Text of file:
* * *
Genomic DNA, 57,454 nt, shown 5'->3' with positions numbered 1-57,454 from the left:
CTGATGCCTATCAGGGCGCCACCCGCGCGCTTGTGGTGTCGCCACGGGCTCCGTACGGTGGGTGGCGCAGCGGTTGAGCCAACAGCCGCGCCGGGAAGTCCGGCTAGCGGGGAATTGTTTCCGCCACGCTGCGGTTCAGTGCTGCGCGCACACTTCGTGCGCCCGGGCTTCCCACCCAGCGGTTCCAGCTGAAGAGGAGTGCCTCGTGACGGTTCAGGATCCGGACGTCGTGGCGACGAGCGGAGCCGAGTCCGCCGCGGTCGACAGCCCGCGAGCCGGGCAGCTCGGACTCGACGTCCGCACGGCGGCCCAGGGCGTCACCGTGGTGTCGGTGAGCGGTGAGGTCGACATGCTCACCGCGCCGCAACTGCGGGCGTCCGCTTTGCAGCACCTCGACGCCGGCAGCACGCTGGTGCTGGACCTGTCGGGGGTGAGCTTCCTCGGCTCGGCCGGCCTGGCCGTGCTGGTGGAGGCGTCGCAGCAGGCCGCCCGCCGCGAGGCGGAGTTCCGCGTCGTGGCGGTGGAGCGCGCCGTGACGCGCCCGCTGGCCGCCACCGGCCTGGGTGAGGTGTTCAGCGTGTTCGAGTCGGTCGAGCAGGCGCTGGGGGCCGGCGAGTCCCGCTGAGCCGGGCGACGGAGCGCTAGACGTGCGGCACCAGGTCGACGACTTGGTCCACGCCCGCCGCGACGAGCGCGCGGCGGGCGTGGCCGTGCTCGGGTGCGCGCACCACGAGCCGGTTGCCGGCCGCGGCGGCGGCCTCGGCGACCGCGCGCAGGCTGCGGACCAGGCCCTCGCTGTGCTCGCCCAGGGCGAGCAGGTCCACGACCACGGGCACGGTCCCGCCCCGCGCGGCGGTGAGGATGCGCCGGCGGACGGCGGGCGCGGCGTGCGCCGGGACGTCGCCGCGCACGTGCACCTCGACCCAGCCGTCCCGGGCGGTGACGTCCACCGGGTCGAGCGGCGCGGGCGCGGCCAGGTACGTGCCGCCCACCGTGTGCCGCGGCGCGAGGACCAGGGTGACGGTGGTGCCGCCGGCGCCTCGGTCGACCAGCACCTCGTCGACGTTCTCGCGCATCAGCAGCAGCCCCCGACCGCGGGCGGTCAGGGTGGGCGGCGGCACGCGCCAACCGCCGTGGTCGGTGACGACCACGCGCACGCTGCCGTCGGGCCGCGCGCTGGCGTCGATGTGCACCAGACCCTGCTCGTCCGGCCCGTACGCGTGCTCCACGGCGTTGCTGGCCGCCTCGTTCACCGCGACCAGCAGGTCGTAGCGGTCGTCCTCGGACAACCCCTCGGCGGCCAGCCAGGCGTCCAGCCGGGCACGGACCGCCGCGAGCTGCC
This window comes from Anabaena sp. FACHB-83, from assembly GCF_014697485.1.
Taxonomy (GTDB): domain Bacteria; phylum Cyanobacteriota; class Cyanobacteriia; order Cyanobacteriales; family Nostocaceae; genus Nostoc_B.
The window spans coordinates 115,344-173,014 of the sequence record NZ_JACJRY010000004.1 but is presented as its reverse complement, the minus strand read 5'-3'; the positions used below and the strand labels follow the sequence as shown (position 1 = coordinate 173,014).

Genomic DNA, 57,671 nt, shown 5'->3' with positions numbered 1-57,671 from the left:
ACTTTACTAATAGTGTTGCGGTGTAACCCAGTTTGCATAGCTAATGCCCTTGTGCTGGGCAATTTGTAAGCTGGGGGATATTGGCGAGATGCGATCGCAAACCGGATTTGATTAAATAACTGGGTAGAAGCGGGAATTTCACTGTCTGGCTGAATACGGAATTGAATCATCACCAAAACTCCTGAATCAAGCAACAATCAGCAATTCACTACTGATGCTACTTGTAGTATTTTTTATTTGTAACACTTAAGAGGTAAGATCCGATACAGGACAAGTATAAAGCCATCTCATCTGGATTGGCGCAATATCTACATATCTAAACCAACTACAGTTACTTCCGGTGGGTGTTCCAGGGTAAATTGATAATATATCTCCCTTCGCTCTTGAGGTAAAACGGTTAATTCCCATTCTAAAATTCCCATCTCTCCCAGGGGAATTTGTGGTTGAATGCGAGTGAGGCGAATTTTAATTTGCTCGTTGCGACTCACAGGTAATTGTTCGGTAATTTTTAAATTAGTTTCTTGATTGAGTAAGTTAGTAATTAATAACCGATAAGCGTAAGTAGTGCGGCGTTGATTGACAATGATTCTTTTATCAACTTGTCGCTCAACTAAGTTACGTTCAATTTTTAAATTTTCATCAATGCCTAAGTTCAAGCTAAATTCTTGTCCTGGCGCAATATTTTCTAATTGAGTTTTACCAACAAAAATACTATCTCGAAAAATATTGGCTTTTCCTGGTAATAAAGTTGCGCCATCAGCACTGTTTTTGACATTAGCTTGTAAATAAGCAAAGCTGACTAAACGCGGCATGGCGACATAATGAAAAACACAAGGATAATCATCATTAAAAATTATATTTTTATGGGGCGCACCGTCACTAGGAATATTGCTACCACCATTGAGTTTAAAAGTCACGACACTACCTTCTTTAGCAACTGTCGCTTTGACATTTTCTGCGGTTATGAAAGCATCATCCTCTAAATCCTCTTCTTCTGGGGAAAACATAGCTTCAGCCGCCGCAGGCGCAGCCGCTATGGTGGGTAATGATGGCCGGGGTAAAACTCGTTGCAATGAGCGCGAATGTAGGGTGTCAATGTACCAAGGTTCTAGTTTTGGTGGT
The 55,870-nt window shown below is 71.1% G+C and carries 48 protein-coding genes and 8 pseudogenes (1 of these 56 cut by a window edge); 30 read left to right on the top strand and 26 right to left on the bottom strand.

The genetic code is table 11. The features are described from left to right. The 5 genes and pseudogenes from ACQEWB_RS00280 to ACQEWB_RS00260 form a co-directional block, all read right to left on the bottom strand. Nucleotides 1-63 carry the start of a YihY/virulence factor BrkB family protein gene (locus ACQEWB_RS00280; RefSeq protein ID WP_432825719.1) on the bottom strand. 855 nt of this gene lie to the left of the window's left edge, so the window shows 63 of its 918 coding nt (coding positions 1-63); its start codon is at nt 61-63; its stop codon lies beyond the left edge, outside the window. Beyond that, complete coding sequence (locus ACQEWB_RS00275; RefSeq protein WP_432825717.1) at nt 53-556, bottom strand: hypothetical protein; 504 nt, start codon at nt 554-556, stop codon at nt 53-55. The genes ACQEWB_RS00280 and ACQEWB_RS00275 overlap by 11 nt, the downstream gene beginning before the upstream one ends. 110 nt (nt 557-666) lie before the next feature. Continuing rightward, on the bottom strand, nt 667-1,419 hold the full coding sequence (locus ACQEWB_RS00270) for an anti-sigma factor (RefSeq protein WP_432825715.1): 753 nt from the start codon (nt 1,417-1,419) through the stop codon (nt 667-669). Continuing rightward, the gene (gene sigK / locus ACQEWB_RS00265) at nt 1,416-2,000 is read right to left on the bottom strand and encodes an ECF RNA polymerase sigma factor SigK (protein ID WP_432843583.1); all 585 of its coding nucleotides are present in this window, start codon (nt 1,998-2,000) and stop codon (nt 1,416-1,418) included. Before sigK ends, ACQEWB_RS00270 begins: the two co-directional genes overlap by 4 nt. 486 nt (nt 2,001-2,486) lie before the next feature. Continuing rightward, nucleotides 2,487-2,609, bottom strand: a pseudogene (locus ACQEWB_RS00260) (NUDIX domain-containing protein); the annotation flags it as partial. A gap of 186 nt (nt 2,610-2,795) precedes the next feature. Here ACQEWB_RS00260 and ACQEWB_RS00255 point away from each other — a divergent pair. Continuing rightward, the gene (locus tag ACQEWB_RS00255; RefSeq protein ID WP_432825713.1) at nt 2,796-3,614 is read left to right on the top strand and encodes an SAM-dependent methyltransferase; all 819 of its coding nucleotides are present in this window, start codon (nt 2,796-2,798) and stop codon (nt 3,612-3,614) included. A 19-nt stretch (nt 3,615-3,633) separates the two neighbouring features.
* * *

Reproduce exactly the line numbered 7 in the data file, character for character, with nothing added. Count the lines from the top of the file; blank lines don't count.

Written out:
ACTTTACTAATAGTGTTGCGGTGTAACCCAGTTTGCATAGCTAATGCCCTTGTGCTGGGCAATTTGTAAGCTGGGGGATATTGGCGAGATGCGATCGCAAACCGGATTTGATTAAATAACTGGGTAGAAGCGGGAATTTCACTGTCTGGCTGAATACGGAATTGAATCATCACCAAAACTCCTGAATCAAGCAACAATCAGCAATTCACTACTGATGCTACTTGTAGTATTTTTTATTTGTAACACTTAAGAGGTAAGATCCGATACAGGACAAGTATAAAGCCATCTCATCTGGATTGGCGCAATATCTACATATCTAAACCAACTACAGTTACTTCCGGTGGGTGTTCCAGGGTAAATTGATAATATATCTCCCTTCGCTCTTGAGGTAAAACGGTTAATTCCCATTCTAAAATTCCCATCTCTCCCAGGGGAATTTGTGGTTGAATGCGAGTGAGGCGAATTTTAATTTGCTCGTTGCGACTCACAGGTAATTGTTCGGTAATTTTTAAATTAGTTTCTTGATTGAGTAAGTTAGTAATTAATAACCGATAAGCGTAAGTAGTGCGGCGTTGATTGACAATGATTCTTTTATCAACTTGTCGCTCAACTAAGTTACGTTCAATTTTTAAATTTTCATCAATGCCTAAGTTCAAGCTAAATTCTTGTCCTGGCGCAATATTTTCTAATTGAGTTTTACCAACAAAAATACTATCTCGAAAAATATTGGCTTTTCCTGGTAATAAAGTTGCGCCATCAGCACTGTTTTTGACATTAGCTTGTAAATAAGCAAAGCTGACTAAACGCGGCATGGCGACATAATGAAAAACACAAGGATAATCATCATTAAAAATTATATTTTTATGGGGCGCACCGTCACTAGGAATATTGCTACCACCATTGAGTTTAAAAGTCACGACACTACCTTCTTTAGCAACTGTCGCTTTGACATTTTCTGCGGTTATGAAAGCATCATCCTCTAAATCCTCTTCTTCTGGGGAAAACATAGCTTCAGCCGCCGCAGGCGCAGCCGCTATGGTGGGTAATGATGGCCGGGGTAAAACTCGTTGCAATGAGCGCGAATGTAGGGTGTCAATGTACCAAGGTTCTAGTTTTGGTGGT